On Sunday, after doing an errand in San Francisco, D. and I visited the various sculpture gardens in SF MOMA, and here are some of the pics I took before I became too overwhelmed and tired.
Richard Serra's mammoth 13-foot-tall, 235-ton, contoured steel sculpture "Sequence" dominates the Howard Street gallery.
It consists of two huge torqued steel ellipses connected into an S-shape to create a path that winds through its massive leaning walls and graceful curves. It is so enormous that once it was installed, the exterior walls of the museum's then-unfinished gallery were built around it afterward. Walking around inside it was a very interesting experience.
As we enter the third floor sculpture terrace, a sticker on the floor makes a bold, impromptu graphical statement.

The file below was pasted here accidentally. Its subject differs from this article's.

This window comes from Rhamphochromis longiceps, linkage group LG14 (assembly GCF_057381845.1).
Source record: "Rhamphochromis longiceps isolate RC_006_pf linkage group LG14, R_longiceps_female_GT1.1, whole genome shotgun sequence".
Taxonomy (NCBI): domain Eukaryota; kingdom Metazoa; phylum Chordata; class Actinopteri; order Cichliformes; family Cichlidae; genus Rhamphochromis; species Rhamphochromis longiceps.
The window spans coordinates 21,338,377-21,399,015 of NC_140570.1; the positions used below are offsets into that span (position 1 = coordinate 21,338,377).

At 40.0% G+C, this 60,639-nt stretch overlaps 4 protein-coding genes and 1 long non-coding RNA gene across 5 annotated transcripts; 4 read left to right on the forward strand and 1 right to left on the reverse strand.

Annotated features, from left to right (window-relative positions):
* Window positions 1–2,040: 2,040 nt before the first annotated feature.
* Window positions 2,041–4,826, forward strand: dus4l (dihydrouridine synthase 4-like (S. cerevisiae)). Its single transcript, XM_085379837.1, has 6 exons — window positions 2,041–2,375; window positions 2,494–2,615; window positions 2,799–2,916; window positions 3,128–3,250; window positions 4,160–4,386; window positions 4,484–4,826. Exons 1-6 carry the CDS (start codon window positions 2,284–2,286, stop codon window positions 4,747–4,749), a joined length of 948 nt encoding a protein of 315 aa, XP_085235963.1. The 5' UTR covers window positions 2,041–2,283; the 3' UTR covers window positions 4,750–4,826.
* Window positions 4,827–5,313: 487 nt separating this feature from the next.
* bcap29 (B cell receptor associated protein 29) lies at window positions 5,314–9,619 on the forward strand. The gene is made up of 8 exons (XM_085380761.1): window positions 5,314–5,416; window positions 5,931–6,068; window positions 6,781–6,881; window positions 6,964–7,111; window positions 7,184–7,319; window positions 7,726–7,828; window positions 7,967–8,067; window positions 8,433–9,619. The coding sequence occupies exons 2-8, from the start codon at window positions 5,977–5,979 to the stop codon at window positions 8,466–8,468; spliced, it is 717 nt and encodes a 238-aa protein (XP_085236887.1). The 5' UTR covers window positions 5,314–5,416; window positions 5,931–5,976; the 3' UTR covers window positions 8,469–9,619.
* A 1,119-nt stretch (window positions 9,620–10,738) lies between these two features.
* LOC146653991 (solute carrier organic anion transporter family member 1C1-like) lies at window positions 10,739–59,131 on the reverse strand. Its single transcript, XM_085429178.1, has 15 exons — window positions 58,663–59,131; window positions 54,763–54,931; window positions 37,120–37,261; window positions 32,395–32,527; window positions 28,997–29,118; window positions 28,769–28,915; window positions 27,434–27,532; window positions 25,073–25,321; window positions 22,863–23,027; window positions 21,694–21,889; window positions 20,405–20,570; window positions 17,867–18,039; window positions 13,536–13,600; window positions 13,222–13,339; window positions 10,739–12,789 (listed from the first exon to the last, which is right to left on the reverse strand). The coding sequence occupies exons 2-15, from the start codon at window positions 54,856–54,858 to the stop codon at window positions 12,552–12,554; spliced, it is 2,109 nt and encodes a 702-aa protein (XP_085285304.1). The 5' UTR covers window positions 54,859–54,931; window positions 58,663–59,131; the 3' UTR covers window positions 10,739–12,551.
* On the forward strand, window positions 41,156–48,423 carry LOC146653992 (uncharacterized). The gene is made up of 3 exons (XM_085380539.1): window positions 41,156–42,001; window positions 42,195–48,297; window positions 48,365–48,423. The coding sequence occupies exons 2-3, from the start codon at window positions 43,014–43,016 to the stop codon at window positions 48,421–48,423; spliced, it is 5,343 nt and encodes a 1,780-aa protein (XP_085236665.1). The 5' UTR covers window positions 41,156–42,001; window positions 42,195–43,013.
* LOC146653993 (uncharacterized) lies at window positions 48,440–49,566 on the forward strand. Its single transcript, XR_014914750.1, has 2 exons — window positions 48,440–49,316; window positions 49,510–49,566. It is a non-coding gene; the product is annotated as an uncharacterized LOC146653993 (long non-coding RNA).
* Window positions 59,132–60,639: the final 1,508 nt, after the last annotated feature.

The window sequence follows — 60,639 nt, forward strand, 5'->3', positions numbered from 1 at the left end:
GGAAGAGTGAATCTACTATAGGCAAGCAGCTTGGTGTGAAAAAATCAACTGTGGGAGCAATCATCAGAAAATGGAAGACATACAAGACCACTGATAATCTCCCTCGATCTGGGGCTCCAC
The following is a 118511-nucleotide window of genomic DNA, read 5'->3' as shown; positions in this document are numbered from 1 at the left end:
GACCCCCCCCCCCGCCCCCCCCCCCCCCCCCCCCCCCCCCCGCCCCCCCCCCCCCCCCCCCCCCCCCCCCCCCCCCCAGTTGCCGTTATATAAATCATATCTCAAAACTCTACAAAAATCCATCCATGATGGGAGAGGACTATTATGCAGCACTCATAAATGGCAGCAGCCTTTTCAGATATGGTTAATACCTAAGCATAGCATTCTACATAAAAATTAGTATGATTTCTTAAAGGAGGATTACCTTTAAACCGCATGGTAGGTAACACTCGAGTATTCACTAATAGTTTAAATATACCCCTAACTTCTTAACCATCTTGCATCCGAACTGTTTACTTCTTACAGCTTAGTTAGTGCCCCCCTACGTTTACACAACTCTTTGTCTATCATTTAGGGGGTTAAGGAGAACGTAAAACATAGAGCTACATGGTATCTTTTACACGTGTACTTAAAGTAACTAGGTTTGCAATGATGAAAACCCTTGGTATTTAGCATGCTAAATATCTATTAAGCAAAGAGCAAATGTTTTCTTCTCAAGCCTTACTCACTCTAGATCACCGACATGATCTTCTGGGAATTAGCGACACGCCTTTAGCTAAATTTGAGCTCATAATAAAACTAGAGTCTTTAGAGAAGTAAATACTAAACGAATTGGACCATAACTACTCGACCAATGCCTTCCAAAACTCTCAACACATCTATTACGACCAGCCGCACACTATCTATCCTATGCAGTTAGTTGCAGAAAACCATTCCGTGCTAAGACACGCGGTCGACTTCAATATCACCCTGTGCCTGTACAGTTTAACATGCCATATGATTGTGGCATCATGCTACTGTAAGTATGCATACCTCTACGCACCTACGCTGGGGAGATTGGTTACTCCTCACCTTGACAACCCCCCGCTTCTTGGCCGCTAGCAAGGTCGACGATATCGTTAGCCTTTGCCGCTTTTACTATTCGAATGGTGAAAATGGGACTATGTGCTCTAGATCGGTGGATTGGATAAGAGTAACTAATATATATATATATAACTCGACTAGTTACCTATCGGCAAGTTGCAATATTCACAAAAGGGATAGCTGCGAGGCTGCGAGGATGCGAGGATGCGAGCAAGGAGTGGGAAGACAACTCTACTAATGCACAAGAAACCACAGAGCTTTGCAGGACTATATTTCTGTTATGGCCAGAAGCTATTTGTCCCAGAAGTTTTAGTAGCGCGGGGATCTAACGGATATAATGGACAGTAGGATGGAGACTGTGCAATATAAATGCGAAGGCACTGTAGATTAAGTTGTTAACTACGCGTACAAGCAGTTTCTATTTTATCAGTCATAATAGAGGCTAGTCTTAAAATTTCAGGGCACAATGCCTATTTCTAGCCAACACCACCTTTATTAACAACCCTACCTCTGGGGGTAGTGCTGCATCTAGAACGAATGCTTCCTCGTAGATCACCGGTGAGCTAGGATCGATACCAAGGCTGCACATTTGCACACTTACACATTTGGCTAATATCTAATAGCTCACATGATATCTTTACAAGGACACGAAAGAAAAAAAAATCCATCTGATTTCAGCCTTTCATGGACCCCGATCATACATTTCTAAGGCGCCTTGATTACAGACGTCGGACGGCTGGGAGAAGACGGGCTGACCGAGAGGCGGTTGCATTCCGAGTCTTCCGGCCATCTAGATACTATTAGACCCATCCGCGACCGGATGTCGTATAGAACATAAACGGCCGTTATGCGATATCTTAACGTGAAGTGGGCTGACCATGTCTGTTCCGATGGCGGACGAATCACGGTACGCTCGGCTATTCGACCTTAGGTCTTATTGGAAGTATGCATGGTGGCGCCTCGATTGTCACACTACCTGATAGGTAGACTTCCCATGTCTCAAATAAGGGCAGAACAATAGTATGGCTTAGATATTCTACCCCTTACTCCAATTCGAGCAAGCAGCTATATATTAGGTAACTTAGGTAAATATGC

Looking up past the tip of Alexander Calder's intermediate maquette for "Trois Disques (Three Disks)" on the third floor sculpture terrace.
Another Calder, "The Kite That Never Flew," is elsewhere on the terrace.
Looking over the parapet to a tightly-framed skyscraper downtown.
♪♫♪ I've looked at LOVE from both sides now . . . ♪♫♪ A rear view of Robert Indiana's "LOVE," in the 5th floor cafe's sculpture garden. OLEV!
The old PacBell building rises majestically a block away to tower over the sculpture garden.
A dramatic view of the museum's upper floors and a nearby skyscraper from the cafe's sculpture garden.
An irrigation system valve in the sculpture garden looks like the elements have begun to take their toll.
Flowers in the cafe's sculpture garden.
The 7th floor sculpture terrace is empty of sculptures but provides a bird's eye view of the geometric façades of nearby buildings.